This study was completed at Department of Occupational Therapy, Colorado State University, Fort Collins, CO 80523, USA.
Individual differences in error monitoring in healthy adults: psychological symptoms and antisocial personality characteristics
Article first published online: 16 SEP 2010
© 2010 The Authors. European Journal of Neuroscience © 2010 Federation of European Neuroscience Societies and Blackwell Publishing Ltd
European Journal of Neuroscience
Volume 32, Issue 8, pages 1388–1396, October 2010
How to Cite
Chang, W.-P., Davies, P. L. and Gavin, W. J. (2010), Individual differences in error monitoring in healthy adults: psychological symptoms and antisocial personality characteristics. European Journal of Neuroscience, 32: 1388–1396. doi: 10.1111/j.1460-9568.2010.07384.x
- Issue published online: 15 OCT 2010
- Article first published online: 16 SEP 2010
- Received 8 February 2010, revised 9 June 2010, accepted 21 June 2010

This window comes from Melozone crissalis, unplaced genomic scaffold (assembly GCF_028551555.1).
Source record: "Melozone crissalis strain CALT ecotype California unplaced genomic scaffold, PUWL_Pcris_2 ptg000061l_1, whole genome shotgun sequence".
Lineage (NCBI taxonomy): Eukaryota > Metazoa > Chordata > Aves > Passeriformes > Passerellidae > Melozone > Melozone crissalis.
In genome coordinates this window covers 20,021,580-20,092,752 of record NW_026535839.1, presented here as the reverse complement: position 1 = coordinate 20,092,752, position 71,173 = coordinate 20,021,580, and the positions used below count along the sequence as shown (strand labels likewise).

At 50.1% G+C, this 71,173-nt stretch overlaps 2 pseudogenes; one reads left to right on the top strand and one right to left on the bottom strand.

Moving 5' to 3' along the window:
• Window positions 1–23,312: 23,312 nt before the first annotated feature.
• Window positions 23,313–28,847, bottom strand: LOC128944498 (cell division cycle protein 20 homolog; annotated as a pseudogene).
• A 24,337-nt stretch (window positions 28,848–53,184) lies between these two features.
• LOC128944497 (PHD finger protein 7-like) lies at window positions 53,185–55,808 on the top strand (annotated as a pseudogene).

- antisocial personality;
- error monitoring;
Recent studies have investigated the relationship between psychological symptoms and personality traits and error monitoring measured by error-related negativity (ERN) and error positivity (Pe) event-related potential (ERP) components, yet there remains a paucity of studies examining the collective simultaneous effects of psychological symptoms and personality traits on error monitoring. This present study, therefore, examined whether measures of hyperactivity–impulsivity, depression, anxiety and antisocial personality characteristics could collectively account for significant interindividual variability of both ERN and Pe amplitudes, in 29 healthy adults with no known disorders, ages 18–30 years. The bivariate zero-order correlation analyses found that only the anxiety measure was significantly related to both ERN and Pe amplitudes. However, multiple regression analyses that included all four characteristic measures while controlling for number of segments in the ERP average revealed that both depression and antisocial personality characteristics were significant predictors for the ERN amplitudes whereas antisocial personality was the only significant predictor for the Pe amplitude. These findings suggest that psychological symptoms and personality traits are associated with individual variations in error monitoring in healthy adults, and future studies should consider these variables when comparing group difference in error monitoring between adults with and without disabilities.